Neighbors of Victoria Sanders,
who knew her when she lived
with Ralph Mojonnier. testified
on the witness stand this morn
ing of her conversations with
them concerning sex.
As the murder trial of the at
tractive 21 year-old moved Into Its
third day. District Attorney Rob
ert G. Davis asked the court to
exclude all witnesses for the de
fense, yesterday, the state's wit
nesses were excluded, except
when actually testifying.
Mrs. Dale Farnsworth. under
questioning of the district attor
ney, admitted "certain conversa
tions" about sexual subjects took
place, when Miss Sanders visited
at the Farnsworth home.
Defense Attorney Paul Geddes
objected to a question whether
Miss Sanders ever told of "cer
tain difficulties" with Ralph, on
grounds that a corpus deleetl had
not yet been established.
That Is. the fact of Molonnier's
death has not yet been estab
lished In the trial by testimony of
the coroner, physicians, or others
who attended at the scene of his
Until this Is done. Geddes ar
gued, the state cannot Introduce
motives for the alleged crime.
Judge Carl E. Wimberly allowed
the questioning to proceed how
ever. Mrs. Farnsworth testified that
Victoria told her that she had met
Ralph while she was employed in
a restaurant, and that she had
made up her mind to get him.
- Whan asked If she ever heaid
of Victoria's "marital troubles"
with Ralph, the replied hesitantly
that she had. But in cross-examination,
she admitted that Vic
toria seemed "very much in love
James Brownfleld, The Dalles,
(Continued on Page Two)
Hits Near City
With Brief Storm
Several Jlosenurg citizens were
complaining today that their
sleep was interrupted shortly aft
er midnight when a lone bolt
of lightning struck the city, ap
parently Mt. Nebo, accompanied
by a loud thunder clap and a
downpour of rain.
City firemen said they were
informed by a resident living
near Mt. Nebo that the light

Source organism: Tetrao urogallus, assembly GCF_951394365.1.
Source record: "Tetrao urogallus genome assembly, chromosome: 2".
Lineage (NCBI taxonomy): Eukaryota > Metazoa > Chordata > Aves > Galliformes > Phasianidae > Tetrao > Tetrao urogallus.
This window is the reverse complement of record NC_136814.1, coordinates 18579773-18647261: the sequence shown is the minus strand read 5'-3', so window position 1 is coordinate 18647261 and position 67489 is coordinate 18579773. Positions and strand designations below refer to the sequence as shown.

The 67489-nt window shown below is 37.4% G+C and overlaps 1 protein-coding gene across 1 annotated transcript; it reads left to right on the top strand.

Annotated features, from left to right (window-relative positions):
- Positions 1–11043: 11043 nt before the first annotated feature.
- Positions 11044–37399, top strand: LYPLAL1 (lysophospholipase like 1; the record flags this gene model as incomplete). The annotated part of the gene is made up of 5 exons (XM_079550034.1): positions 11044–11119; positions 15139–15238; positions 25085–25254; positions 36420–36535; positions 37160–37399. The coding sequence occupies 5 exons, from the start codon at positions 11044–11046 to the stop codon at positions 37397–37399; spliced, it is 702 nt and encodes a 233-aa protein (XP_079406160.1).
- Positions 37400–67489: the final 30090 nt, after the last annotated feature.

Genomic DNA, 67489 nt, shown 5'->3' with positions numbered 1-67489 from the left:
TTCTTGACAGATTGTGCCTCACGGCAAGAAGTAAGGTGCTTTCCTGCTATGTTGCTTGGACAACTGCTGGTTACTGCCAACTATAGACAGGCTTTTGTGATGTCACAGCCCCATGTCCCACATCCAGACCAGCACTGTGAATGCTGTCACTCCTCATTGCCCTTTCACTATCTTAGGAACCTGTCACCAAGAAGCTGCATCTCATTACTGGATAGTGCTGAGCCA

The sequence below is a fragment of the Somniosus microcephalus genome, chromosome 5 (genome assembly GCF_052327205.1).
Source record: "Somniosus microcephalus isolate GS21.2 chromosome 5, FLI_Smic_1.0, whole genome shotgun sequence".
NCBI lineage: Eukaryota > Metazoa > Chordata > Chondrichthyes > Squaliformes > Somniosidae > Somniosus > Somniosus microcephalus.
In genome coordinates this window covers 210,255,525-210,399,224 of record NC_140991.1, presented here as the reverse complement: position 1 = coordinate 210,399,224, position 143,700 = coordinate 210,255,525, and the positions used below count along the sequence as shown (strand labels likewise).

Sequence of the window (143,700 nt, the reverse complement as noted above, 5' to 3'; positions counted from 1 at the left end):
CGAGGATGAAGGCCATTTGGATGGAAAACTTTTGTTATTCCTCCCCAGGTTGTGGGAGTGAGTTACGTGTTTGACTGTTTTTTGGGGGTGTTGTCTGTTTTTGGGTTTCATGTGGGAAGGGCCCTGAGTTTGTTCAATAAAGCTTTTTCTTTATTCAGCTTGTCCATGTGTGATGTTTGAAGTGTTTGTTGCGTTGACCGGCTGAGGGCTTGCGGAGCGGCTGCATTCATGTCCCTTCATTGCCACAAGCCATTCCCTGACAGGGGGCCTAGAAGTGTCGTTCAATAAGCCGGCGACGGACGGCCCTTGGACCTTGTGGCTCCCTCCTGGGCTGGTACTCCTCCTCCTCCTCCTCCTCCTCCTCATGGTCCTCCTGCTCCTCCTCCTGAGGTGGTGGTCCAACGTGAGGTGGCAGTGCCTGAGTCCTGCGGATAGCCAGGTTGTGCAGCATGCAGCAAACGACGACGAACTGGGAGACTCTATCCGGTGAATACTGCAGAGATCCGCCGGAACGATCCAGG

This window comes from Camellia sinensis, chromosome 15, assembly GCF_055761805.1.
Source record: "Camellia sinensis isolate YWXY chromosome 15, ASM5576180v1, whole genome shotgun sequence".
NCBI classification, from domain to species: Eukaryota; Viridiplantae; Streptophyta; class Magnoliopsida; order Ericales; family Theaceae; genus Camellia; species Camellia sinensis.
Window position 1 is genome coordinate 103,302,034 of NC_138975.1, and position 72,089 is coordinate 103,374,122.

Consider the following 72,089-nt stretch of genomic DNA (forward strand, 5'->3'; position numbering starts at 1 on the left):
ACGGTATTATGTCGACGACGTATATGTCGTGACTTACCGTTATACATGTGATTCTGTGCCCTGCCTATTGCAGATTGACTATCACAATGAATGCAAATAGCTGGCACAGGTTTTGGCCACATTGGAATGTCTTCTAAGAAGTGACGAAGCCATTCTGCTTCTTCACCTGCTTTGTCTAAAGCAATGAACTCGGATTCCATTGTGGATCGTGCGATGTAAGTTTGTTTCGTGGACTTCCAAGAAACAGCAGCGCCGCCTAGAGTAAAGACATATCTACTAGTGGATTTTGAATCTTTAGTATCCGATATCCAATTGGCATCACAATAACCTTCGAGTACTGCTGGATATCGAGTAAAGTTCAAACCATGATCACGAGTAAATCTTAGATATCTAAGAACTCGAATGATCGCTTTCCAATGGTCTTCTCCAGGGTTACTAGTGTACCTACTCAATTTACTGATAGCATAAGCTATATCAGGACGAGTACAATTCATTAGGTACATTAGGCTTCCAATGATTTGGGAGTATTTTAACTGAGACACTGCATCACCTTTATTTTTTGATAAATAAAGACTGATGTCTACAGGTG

ning bolt had evidently struck
there. The beacon was discovered
to be out shortly after the light
Weather bureau officials said
today that .03 of an inch of
rain fell In approximately 15
minutes, shortly after 12:30. Al
though the rain squall passed
quickly. It was the first measur
able amount to fall since May
1, except for traces.
The brief lightning display was
caused by the combination oflnear Ihe downtown district was
an unstable moist air mass and I completely destroyed. Firemen
warm weather, accompanied oy j fought the blaze for more than
a large cumulus cloud, a weather! two hours before getting it under
bureau spokesman said. control shortly after midnight.
National Drive Is Launched
To Raise Infantile Paralysis
Funds To Combat Epidemic
NEW YORK. Sept. 8. UP)
of one of the most severe polio
gency drive opened today for funds to cope with an expected total
of 40,000 cases. This is nearly double the number reported so far.
Polio Drive Is
Slated For City
An emergency fund drive for
the National Foundation for In
fantile Paralysis opens In Doug
las county today. The money la
needed to underwrite the high
cost of the 1949 polio outbreak
and to pay for treatments tor
last year's patlenta still needing
A. G. Hennlnger, chairman tf
the Douglas county chapter of
the foundation, said there will l
no door-to-door nor of fire lo-of-fice
solicitation for funds.
All persons are asked to mall
their personal contributions to
"Polio," in care of the postmas
ter of the community in which
they live. The funds will be for
warded to the National founda
tion. Mayor Albert G. Flegel Issued
a proclamation, designating the
week of Sept. 1217 as "Polio
Emergency Week" and asking
all citizens of the community to
join in the crusade against In
Hennlnger pointed out that the
emergency campaign will not af
fect the regular March of Dimes
campaign, which win be held as
usual next January,
It is estimated that Xht Nation
al Foundation for Infantile Pa
ralysis must collect $14,300,000 in
the emergency drive. No quota
has been set for Douglas county.
Persons art asked to give what
Crazed Man, Armed With
Gun, Is Finally Subdued
POINT COMFORT, . Quebec,
Sept. 8 P) A crazed man arm
ed with a ahotgun, who terror
ized this tiny village for 24 hours,
shooting at neighbors and past
ing motorists, was captured by
police late yesterday.
Police said Nicholas Perrler of